3. I know what you are getting at I just don’t agree. first you can make the numbers anything you want. my car costs 12k used, my depreciation curve is much less then your example. your curve assumes a zero dollar amount for the car after 200k. my tires last 50k miles, a 240 mile trip is not a big cost. my insurance is not mileage based. anyways my point is that saving those 240 miles from my car costs much less than taking the train. Add in taking 3 people up and the numbers just get terrible for the train.

        i love transit but unless I could give up our family’s one car it just does not pencil out. Also once you get there we always go hiking… need a car for that.

      4. Justin,

        Try this website: http://www.aaasouth.com/auto_cost_calculator.asp

        I plugged in numbers that fit for my 84 4×4 S10. I only mention that it’s a 4×4, because those vehicles tend to not fall off the books completely like other generic cars I’ve owned. (i.e. NO trade-in value)

        I put in numbers that fit my spending (and savings on labor costs) with this vehicle.

        I can get the per-mile cost down to about 20 cents per mile. That is competitive with the cost of a R/T Amtrak ticket for one person.
        You are correct, when you carry more people in your vehicle, the cost of driving vs. the cost of train tickets becomes a wash. Generally, four people per car is about where it’s better to drive, unless you’re the one always driving, I suppose. (using .50 mile)

        However, the costs for my example above are for a vehicle that I would call… austere.

        If your vehicle doesn’t have zero value after $200k, to keep the ‘residual value’ high, your maintenance costs go way up, because you have to perform major repairs to keep it in ‘like new’ condition.

        And be thankful when you drive over the passes that the roads aren’t privately owned. You are driving on highly subsidized roadways. And no, the gas tax you pay (per mile=.02) along with all the other users don’t come close to paying for the building of (amortizing the cost over the lifespan of the highways), and the maintenance (especially during the winter) of those roads.


    1. I am eternally fascinated by those who only look at the cost of gas as the total cost of driving.

      Having been a gearhead all my life, (and saving big bucks because I can do most all the work myself,) I frankly don’t know why the cost of driving goes over peoples heads!?

      AAA currently puts the per mile cost at somewhere around 58 cents.

      Lets make it real simple, 50 cents per mile is the cost of driving.
      Plain and simple.

      Leavenworth is about 120 miles away from Seattle.

      Total round trip cost would be $120.00 if you drive your car.

      Mr Welch (below) can bring his wife and daughter along ‘for no extra cost’ because he’s already spending $120.00 round trip to drive himself.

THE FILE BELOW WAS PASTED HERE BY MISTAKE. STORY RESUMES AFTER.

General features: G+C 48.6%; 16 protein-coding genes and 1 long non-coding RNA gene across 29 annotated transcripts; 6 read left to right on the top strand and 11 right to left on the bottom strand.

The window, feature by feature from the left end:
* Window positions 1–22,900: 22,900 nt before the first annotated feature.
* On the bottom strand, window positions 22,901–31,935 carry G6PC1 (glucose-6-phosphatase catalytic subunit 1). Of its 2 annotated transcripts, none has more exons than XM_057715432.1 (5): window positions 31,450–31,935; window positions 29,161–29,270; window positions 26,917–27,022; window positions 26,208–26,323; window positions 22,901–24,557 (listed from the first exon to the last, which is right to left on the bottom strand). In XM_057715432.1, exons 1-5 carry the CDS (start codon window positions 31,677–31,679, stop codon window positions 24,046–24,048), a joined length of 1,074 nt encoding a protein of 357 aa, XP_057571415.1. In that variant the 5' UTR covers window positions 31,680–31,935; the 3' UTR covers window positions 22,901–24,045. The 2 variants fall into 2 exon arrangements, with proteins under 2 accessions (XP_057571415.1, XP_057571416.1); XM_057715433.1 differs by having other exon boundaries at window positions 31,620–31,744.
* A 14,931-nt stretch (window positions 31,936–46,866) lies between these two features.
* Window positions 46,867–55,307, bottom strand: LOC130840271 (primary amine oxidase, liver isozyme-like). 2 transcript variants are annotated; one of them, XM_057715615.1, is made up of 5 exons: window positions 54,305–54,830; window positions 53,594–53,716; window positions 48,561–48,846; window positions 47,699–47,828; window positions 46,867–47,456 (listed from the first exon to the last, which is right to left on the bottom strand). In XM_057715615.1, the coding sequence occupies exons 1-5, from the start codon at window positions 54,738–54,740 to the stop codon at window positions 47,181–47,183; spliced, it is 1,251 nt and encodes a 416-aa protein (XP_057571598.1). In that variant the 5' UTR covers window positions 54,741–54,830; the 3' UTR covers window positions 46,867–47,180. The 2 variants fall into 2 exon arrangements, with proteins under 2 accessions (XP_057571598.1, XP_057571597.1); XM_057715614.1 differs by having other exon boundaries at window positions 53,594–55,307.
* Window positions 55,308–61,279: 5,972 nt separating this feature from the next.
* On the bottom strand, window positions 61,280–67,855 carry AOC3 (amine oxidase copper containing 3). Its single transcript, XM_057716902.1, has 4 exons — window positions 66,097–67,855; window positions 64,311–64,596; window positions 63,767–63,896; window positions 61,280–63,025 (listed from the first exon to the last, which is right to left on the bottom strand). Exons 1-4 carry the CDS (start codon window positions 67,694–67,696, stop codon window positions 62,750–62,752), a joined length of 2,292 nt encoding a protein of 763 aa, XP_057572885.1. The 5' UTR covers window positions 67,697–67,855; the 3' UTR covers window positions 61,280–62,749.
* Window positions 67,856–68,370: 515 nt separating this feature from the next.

I still don’t get how people miss that.


  5. I would love to take the train over there and stay two nights, with a full day in Leavenworth, but… if I’m on vacation, I sure as heck don’t want to get up early enough to catch a 6am train. Sigh. If it was an afternoon return or even late morning I’d be on this thing next week!

    1. litlnemo,

      You can always take the afternoon bus (contracted by Amtrak), back to Everett or Seattle. (It doesn’t stop in Edmonds, though).

      Unless you hate the bus.


      1. For a round trip to Leavenworth and back consider the following:

        8 Empire Builder Seattle, WA (SEA)
        4:40 pm

        Leavenworth, WA (LWA)
        8:00 pm
        3h 20m


        With three possible return trips:

        1) 7 Empire Builder Leavenworth, WA (LWA)
        6:08 am

        11-OCT-09 Seattle, WA

        4h 17m

        2) Leavenworth, WA – Bus Stop (LEV)
        9:55 am

        Seattle, WA (SEA)
        1:05 pm

        3h 10m

        3) Leavenworth, WA – Bus Stop (LEV)
        1:10 pm

        Seattle, WA (SEA)
        4:45 pm

        3h 35m

      1. Actually you can get a family discount on Amtrak, but anyway as I posted above you are only looking at the gas costs. Those few hundred extra miles mean an earlier oil change, wear on tires, depreciation due to mileage, etc. Many large organizations including the US government and AAA have estimated this total cost per mile.

        Obviously driving a car instead of taking the train has potential advantages like side trips, but trains have advantages as well. For example, it’s easier to enjoy the scenery on a train. Pick whichever works for you, but Amtrak is not ripping you off.

  6. $20 one way is a pretty reasonable price for the train. I took the Trailways bus back from Leavenworth last year. Just from Leavenworth to Everett was $24. The hours of operation are crappy but the price is fair.

  7. Since the Trailways bus is an Amtrak thruway bus, you can take the train on Friday afternoon and return on the bus Sunday afternoon.

    1. Some guy nominated the Leavenworth (Amtrak Thruway Motorcoach station) Wikipedia page for deletion. He contends the bus stop is not notable. I don’t think it’s a good idea since LEA – the bus stop is located at the quickstop 76 and LWA – the new train station is located on the other side of town up on the hill.

Comments are closed.